"I’m here to tell the truth," Ranin Karim, told The Post. "And maybe by doing that, other people will have the courage to speak up too."
The 34-year-old recalled that she met Lentz on a Friday in May at Williamsburg’s Domino Park when she was looking for somewhere to sit. Lentz offered her his circle, and they left the park together. The Palestinian beauty initially thought he was single.
The next day, he asked her to save him a circle in the park, she claimed. "When I saw him, he asked me so many questions," she said and told her he worked with celebrities. (Lentz is known for his friendship with Justin Bieber.) She asked if he was married the second time they saw each other, and he said yes, but she didn’t know who he was yet.
She paid an app to do a background check based on his phone number and “everything came out.” She then realized she saw him almost a decade prior at the church when a friend took her following her divorce.
That same weekend, he came to her house, and they drank together, she claimed. "We were sitting and he asked if he could put his hand on my thigh. It was awkward, he didn’t know how to act at first. He was timid, acting like he was a virgin," she said.
She claimed he told her, "The most beautiful women come from the Middle East." They began texting and FaceTiming often and saw each other every other week at her home but would argue a lot.
He would allegedly speak about how "amazing" his wife was and how guilty he felt about the ordeal. "He kept saying that we didn’t plan this, that this is life and we fell into it," she said.
"I kept walking away," she said, but "he never knew how to say bye."
Ranin said he referred to her as his "Middle Eastern unicorn woman" and said she reminded him of the Kardashians, which she didn't appreciate. "I don’t like when people drop names," she said.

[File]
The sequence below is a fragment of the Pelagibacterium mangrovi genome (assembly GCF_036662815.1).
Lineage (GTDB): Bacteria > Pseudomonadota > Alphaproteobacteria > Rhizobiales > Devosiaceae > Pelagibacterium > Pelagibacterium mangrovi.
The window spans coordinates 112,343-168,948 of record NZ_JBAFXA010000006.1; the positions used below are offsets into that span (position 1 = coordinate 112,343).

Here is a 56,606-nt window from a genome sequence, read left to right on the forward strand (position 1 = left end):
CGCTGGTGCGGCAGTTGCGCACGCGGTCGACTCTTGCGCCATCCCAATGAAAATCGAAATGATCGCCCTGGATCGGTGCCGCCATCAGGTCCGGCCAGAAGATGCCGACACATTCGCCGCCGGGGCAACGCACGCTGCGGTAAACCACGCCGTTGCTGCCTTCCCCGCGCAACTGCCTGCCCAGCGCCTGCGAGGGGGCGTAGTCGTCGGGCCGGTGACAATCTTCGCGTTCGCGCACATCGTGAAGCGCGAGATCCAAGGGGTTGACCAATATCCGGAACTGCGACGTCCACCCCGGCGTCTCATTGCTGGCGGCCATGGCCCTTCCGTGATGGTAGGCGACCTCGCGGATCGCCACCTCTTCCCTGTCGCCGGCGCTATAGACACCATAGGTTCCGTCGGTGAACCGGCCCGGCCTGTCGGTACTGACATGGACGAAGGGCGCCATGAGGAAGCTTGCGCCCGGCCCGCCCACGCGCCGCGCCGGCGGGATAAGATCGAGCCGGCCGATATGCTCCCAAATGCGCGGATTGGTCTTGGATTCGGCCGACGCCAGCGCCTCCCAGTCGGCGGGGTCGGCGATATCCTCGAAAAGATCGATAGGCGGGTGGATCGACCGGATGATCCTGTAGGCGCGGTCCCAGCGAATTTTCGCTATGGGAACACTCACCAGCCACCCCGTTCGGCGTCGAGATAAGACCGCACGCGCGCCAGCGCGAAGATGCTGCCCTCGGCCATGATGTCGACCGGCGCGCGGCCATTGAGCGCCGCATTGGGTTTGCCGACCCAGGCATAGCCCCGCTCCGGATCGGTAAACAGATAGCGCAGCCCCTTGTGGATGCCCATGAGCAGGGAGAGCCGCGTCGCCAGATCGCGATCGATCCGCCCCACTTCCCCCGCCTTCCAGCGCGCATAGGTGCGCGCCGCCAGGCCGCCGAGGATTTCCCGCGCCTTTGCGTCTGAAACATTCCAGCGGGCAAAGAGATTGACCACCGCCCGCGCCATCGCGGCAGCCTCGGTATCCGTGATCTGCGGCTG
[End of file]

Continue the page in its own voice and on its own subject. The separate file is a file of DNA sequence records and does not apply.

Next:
"He’s a professional narcissist" and "lies too much," she added.
By September, they saw each other twice a week and were "obsessed with each other."
"He was like a drug to me. I was a drug to him," she said.
But everything came crashing down when his wife and his job saw their texts on his phone. "All his messages are linked from the iCloud," she said, and someone from Hillsong saw them on his computer. "He’s not really a good cheater."
They spoke until last Thursday, November 5, following his Instagram post, where he acknowledged that he cheated on his wife.
According to Ranin, he said his "life is over," and "I usually am the one who is helping couples who are cheating, and now I’m in their shoes."
Ranin thinks their relationship only began because of the pandemic. "He hadn’t been doing anything for so many months, he hadn’t been onstage, what else was going on in his life? He needed to do something that would excite him," she said. She also thinks that a mid-life crisis might be to blame and getting into a "fiery relationship" after a "stagnant relationship" was enticing to him.
She said that "people like him shouldn’t preach" following his actions, adding that Hillsong "seems like it’s a cult."